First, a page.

Dr. Rule on Watching and Waiting Approach For MCL Subset

Simon Rule, MD, PhD
Published: Tuesday, Oct 02, 2018



Simon Rule, MD, PhD, professor of hematology, Plymouth University Medical School, United Kingdom, discusses the “watch and wait” approach for a subset of patients with mantle cell lymphoma (MCL).

Importantly, this does not disadvantage patients, Rule says. In fact, for patients who are asymptomatic with low-volume disease, the watch and wait approach is the right thing to do. There is no benefit to treating patients early on in their disease if they have a good prognosis. While this may seem counterintuitive because MCL is such an aggressive cancer, it is inevitable for these patients to relapse once they are treated. Relapsed/refractory MCL is often harder to manage, so putting off treatment for as long as possible likely helps patients live longer, Rule says.

There is an ongoing trial in the United Kingdom looking at this approach. Any newly diagnosed patient with MCL goes into a biobank and researchers follow the course of their disease. Of the patients who were clinically eligible to be watched and waited on, over 30% did not progress after 1 year. Rule says this is important because hematologists won’t know if a patient’s disease is indolent if they treat them right away.


Simon Rule, MD, PhD, professor of hematology, Plymouth University Medical School, United Kingdom, discusses the “watch and wait” approach for a subset of patients with mantle cell lymphoma (MCL).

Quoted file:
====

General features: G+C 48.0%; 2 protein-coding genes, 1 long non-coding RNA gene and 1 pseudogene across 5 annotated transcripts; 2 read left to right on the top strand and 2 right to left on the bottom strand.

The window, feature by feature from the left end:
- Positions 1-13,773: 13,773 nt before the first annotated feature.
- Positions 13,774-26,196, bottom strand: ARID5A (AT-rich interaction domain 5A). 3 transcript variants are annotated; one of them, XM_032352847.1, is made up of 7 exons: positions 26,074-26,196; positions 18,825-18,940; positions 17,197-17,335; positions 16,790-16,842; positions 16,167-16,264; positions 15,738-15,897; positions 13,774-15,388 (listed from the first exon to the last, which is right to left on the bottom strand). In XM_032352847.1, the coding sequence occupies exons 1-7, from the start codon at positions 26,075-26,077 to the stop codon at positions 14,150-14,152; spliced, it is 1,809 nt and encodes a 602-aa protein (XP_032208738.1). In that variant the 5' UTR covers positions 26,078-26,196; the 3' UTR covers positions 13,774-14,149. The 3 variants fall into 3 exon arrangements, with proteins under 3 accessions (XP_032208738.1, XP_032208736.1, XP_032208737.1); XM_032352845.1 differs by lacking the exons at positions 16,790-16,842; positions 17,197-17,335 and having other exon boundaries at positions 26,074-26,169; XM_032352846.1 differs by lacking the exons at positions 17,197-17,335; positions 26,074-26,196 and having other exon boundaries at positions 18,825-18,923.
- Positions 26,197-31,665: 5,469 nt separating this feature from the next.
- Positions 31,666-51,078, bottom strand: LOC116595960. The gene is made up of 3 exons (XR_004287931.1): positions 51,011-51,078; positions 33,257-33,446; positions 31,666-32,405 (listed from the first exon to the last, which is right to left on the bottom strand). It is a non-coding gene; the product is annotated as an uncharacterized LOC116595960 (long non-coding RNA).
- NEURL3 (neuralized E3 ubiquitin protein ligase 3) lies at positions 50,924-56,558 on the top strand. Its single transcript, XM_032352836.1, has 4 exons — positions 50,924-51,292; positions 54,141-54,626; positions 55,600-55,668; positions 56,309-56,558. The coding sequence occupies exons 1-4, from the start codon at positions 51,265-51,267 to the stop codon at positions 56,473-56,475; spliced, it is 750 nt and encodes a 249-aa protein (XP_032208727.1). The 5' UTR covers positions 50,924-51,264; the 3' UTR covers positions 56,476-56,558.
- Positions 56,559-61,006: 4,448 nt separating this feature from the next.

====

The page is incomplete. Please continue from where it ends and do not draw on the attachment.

Importantly, this does not disadvantage patients, Rule says. In fact, for patients who are asymptomatic with low-volume disease, the watch and wait approach is the right thing to do. There is no benefit to treating patients early on in their disease if they have a good prognosis. While this may seem counterintuitive because MCL is such an aggressive cancer, it is inevitable for these patients to relapse once they are treated. Relapsed/refractory MCL is often harder to manage, so putting off treatment for as long as possible likely helps patients live longer, Rule says.

There is an ongoing trial in the United Kingdom looking at this approach. Any newly diagnosed patient with MCL goes into a biobank and researchers follow the course of their disease. Of the patients who were clinically eligible to be watched and waited on, over 30% did not progress after 1 year. Rule says this is important because hematologists won’t know if a patient’s disease is indolent if they treat them right away.

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